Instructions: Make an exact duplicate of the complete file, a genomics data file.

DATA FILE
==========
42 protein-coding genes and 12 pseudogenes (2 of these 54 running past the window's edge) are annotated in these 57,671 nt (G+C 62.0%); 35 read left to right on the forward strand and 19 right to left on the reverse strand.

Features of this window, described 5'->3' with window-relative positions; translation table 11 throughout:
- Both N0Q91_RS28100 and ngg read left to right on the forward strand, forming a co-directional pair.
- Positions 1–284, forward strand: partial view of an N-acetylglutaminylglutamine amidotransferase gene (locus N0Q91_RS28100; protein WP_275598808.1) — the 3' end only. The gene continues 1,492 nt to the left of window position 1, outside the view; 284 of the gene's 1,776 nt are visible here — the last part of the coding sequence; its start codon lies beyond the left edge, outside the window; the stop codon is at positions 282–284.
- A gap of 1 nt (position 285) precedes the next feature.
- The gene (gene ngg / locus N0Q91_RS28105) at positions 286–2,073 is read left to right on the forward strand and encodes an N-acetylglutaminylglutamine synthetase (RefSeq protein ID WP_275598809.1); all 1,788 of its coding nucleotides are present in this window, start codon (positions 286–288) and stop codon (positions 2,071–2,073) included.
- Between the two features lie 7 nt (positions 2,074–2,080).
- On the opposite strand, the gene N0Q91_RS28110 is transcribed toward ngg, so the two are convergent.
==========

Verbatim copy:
42 protein-coding genes and 12 pseudogenes (2 of these 54 running past the window's edge) are annotated in these 57,671 nt (G+C 62.0%); 35 read left to right on the forward strand and 19 right to left on the reverse strand.

Features of this window, described 5'->3' with window-relative positions; translation table 11 throughout:
- Both N0Q91_RS28100 and ngg read left to right on the forward strand, forming a co-directional pair.
- Positions 1–284, forward strand: partial view of an N-acetylglutaminylglutamine amidotransferase gene (locus N0Q91_RS28100; protein WP_275598808.1) — the 3' end only. The gene continues 1,492 nt to the left of window position 1, outside the view; 284 of the gene's 1,776 nt are visible here — the last part of the coding sequence; its start codon lies beyond the left edge, outside the window; the stop codon is at positions 282–284.
- A gap of 1 nt (position 285) precedes the next feature.
- The gene (gene ngg / locus N0Q91_RS28105) at positions 286–2,073 is read left to right on the forward strand and encodes an N-acetylglutaminylglutamine synthetase (RefSeq protein ID WP_275598809.1); all 1,788 of its coding nucleotides are present in this window, start codon (positions 286–288) and stop codon (positions 2,071–2,073) included.
- Between the two features lie 7 nt (positions 2,074–2,080).
- On the opposite strand, the gene N0Q91_RS28110 is transcribed toward ngg, so the two are convergent.